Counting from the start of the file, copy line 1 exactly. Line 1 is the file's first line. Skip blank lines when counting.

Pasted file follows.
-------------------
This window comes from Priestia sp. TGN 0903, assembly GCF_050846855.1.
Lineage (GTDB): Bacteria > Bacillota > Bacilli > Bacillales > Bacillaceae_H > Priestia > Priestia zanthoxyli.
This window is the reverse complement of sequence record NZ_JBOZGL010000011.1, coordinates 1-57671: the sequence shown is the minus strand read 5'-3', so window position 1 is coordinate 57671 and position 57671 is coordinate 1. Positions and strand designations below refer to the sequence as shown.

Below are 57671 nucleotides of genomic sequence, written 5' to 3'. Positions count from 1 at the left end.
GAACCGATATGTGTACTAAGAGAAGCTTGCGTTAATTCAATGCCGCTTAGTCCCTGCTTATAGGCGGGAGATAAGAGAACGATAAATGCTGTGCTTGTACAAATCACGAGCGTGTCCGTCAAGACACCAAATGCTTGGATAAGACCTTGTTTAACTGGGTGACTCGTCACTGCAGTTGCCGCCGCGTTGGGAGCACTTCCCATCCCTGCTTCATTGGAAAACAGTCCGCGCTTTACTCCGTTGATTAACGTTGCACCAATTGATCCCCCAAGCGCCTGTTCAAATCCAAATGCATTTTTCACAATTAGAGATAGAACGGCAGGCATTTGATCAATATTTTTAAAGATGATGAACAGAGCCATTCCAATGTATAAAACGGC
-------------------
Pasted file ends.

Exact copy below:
This window comes from Priestia sp. TGN 0903, assembly GCF_050846855.1.